(HUDSON, N.Y.) – A Show of Hands, a group exhibition featuring work by 25 artists united around the themes of isolation and connectedness expressed through images of human hands, goes on view at September Gallery on Friday, September 18, and runs through November 1, 2020.
Artists represented in the exhibit include Katherine Bradford, Lukaza Branfman-Verissimo, Nell Brookfield, Ashley Norwood Cooper, Karen Dana, Carla Dortic, Fluct + Rita Minissi, Sheree Hovsepian, Anya Kieler, Kathranne Knight, Emily Lacour, Tahnee Lonsdale, Amy Pleasant, Emily Ritz, Kathy Ruttenberg, Giordanne Salley, Carrie Schneider, Shakers, Aaron Skolnick, Eleni Smolen, Allyson Mellberg Taylor, Brittany Tucker, Charles Yuen, and Yulia Zinshtein.
Gallery hours are Friday-Sunday, noon-5pm, and by appointment. SEPTEMBER is located at 449 Warren Street #3, Hudson, N.Y., 12534
The curator’s statement:
Our hands have become the unwitting focus of our attention. We are warned to refrain from touching our own faces and encouraged to wash our hands frequently. We are cautioned to avoid making contact with public surfaces like doorknobs, gas pumps, and pens. We are frequently reminded to socially distance, to not only avoid human contact, but also proximity. Many jobs have transitioned to operating remotely, decreasing our likelihood of being in the same vicinity as others.
Before the pandemic, feeling isolated had been an increasingly common, global condition reaching an all-time high according to the American Psychological Association. The U.K. even appointed a Minister of Loneliness in 2018. This was pre- lock down, quarantine, social distancing, and hands-off navigation of the outside world. In the New Yorker’s “The History of Loneliness,” Jill Lepore writes, “You can live alone without being lonely, and you can be lonely without living alone, but the two are closely tied together, which makes lockdowns, sheltering in place, that much harder to bear.”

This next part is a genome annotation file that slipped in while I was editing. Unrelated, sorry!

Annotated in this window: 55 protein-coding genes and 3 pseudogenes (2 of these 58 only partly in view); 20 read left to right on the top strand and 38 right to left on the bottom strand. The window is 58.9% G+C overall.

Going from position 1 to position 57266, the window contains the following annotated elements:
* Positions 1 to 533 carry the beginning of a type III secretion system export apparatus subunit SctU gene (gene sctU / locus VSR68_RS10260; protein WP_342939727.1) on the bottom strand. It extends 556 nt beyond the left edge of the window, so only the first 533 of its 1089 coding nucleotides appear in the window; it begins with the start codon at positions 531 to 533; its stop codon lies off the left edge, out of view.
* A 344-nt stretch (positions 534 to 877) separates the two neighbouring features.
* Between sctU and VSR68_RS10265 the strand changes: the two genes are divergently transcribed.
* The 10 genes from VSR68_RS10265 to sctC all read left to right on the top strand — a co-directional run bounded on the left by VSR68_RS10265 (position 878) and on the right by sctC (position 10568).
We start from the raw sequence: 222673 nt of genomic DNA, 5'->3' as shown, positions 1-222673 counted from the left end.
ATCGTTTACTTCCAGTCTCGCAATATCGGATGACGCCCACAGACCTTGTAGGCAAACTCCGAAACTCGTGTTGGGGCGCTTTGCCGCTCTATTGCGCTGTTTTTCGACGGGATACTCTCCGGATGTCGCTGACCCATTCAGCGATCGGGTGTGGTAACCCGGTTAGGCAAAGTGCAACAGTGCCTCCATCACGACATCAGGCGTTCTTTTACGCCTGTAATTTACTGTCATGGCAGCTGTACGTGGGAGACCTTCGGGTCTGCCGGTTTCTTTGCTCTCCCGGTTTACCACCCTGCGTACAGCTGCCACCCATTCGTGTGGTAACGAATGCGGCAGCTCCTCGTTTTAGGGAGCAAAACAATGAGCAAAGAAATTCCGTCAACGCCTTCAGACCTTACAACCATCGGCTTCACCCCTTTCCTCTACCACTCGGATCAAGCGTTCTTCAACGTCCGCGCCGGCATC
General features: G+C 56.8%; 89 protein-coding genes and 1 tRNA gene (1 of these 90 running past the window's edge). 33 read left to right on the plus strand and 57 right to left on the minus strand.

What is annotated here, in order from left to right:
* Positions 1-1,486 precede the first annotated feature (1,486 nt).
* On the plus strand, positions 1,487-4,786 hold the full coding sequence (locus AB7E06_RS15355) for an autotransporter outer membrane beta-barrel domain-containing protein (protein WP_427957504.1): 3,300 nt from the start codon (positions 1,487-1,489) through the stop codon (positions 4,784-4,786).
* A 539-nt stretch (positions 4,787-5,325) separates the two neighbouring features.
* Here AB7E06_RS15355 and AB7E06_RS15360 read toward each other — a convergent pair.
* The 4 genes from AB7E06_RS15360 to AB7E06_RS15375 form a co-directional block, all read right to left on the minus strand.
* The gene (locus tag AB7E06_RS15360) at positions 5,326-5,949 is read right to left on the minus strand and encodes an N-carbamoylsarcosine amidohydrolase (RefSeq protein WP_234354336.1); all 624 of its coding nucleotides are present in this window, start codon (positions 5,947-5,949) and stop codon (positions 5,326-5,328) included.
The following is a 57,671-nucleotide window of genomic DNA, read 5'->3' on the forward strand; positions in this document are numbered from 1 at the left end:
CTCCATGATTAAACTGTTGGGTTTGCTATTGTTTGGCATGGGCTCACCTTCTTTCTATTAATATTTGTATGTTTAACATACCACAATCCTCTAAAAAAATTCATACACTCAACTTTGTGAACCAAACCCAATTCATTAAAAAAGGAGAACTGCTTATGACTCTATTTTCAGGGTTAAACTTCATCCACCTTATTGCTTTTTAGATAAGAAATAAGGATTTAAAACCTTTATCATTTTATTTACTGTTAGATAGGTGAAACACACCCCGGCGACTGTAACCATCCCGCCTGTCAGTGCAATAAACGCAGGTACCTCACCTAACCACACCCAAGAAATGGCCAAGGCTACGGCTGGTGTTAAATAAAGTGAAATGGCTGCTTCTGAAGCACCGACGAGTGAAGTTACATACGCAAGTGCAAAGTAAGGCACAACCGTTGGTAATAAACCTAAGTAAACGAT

The human need for connection is real, and despite the western reverence for privacy, independence and individualism, our bodies and minds cannot deny the necessity for closeness. Our lives, in fact, may depend on it. In her article, “The risks of social isolation,” Amy Novotney writes, “Being connected to others socially is widely considered a fundamental human need—crucial to both well-being and survival.” As cited in “The Epidemic of Loneliness,” by the Aspen Institute, “Millions of people live with sparse human contact and research tells us that lonely people are more likely to become ill.”
Health issues are not the only negative outcome of loneliness. Former Surgeon General Vivek Murphy contends that even political polarization lies within loneliness. When we are separated from one another, gaps of understanding and empathy increase, which then has the potential to fuel division. The increasingly extreme bipartisan climate that we are living in today is perhaps supported by our expanding isolation/ism.
A consequence of the times, most of the works in the exhibition were selected at a distance, not via studio visits, but through the annexes of social media and online research. The subject of isolation and connectedness is expressed through images of human hands lacking, seeking, or achieving contact. The title of the exhibition, A Show of Hands is a demonstration of our shared circumstance, our differing experiences, and our mutual need for connection.